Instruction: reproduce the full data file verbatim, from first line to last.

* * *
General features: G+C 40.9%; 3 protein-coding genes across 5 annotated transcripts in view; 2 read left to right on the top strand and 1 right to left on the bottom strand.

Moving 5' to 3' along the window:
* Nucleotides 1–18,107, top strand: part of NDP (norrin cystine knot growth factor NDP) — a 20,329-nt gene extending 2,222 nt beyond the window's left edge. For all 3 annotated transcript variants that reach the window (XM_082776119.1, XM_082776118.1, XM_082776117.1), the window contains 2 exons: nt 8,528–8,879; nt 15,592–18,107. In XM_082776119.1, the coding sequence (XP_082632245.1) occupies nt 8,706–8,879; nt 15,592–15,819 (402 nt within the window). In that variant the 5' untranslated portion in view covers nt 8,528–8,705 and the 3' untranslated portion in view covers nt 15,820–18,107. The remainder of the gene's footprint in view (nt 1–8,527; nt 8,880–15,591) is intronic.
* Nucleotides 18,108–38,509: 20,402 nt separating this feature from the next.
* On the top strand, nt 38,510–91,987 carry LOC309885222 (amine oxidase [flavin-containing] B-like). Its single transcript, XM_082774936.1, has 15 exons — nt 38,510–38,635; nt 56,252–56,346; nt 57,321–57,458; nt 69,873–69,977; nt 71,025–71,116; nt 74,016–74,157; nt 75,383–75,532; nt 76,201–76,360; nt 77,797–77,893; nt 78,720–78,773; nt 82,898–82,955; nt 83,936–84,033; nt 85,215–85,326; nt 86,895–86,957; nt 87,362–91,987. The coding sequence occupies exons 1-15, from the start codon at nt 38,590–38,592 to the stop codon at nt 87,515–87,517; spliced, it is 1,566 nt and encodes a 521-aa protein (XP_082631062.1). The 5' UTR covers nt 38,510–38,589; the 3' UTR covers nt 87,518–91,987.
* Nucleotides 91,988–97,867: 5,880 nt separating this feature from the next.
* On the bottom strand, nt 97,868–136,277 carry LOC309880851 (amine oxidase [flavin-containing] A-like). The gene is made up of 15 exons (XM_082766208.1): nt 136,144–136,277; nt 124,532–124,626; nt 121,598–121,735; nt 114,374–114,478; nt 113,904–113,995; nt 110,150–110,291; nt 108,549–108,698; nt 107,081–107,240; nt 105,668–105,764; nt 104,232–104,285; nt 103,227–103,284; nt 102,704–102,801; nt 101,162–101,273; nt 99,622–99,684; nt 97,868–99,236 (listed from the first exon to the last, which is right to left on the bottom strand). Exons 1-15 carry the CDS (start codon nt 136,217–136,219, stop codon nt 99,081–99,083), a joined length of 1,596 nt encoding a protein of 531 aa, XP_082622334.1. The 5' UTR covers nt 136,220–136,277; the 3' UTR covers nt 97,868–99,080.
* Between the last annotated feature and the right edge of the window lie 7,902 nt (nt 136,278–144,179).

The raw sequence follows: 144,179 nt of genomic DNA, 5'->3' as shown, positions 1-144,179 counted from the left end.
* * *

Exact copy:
General features: G+C 40.9%; 3 protein-coding genes across 5 annotated transcripts in view; 2 read left to right on the top strand and 1 right to left on the bottom strand.

Moving 5' to 3' along the window:
* Nucleotides 1–18,107, top strand: part of NDP (norrin cystine knot growth factor NDP) — a 20,329-nt gene extending 2,222 nt beyond the window's left edge. For all 3 annotated transcript variants that reach the window (XM_082776119.1, XM_082776118.1, XM_082776117.1), the window contains 2 exons: nt 8,528–8,879; nt 15,592–18,107. In XM_082776119.1, the coding sequence (XP_082632245.1) occupies nt 8,706–8,879; nt 15,592–15,819 (402 nt within the window). In that variant the 5' untranslated portion in view covers nt 8,528–8,705 and the 3' untranslated portion in view covers nt 15,820–18,107. The remainder of the gene's footprint in view (nt 1–8,527; nt 8,880–15,591) is intronic.
* Nucleotides 18,108–38,509: 20,402 nt separating this feature from the next.
* On the top strand, nt 38,510–91,987 carry LOC309885222 (amine oxidase [flavin-containing] B-like). Its single transcript, XM_082774936.1, has 15 exons — nt 38,510–38,635; nt 56,252–56,346; nt 57,321–57,458; nt 69,873–69,977; nt 71,025–71,116; nt 74,016–74,157; nt 75,383–75,532; nt 76,201–76,360; nt 77,797–77,893; nt 78,720–78,773; nt 82,898–82,955; nt 83,936–84,033; nt 85,215–85,326; nt 86,895–86,957; nt 87,362–91,987. The coding sequence occupies exons 1-15, from the start codon at nt 38,590–38,592 to the stop codon at nt 87,515–87,517; spliced, it is 1,566 nt and encodes a 521-aa protein (XP_082631062.1). The 5' UTR covers nt 38,510–38,589; the 3' UTR covers nt 87,518–91,987.
* Nucleotides 91,988–97,867: 5,880 nt separating this feature from the next.
* On the bottom strand, nt 97,868–136,277 carry LOC309880851 (amine oxidase [flavin-containing] A-like). The gene is made up of 15 exons (XM_082766208.1): nt 136,144–136,277; nt 124,532–124,626; nt 121,598–121,735; nt 114,374–114,478; nt 113,904–113,995; nt 110,150–110,291; nt 108,549–108,698; nt 107,081–107,240; nt 105,668–105,764; nt 104,232–104,285; nt 103,227–103,284; nt 102,704–102,801; nt 101,162–101,273; nt 99,622–99,684; nt 97,868–99,236 (listed from the first exon to the last, which is right to left on the bottom strand). Exons 1-15 carry the CDS (start codon nt 136,217–136,219, stop codon nt 99,081–99,083), a joined length of 1,596 nt encoding a protein of 531 aa, XP_082622334.1. The 5' UTR covers nt 136,220–136,277; the 3' UTR covers nt 97,868–99,080.
* Between the last annotated feature and the right edge of the window lie 7,902 nt (nt 136,278–144,179).

The raw sequence follows: 144,179 nt of genomic DNA, 5'->3' as shown, positions 1-144,179 counted from the left end.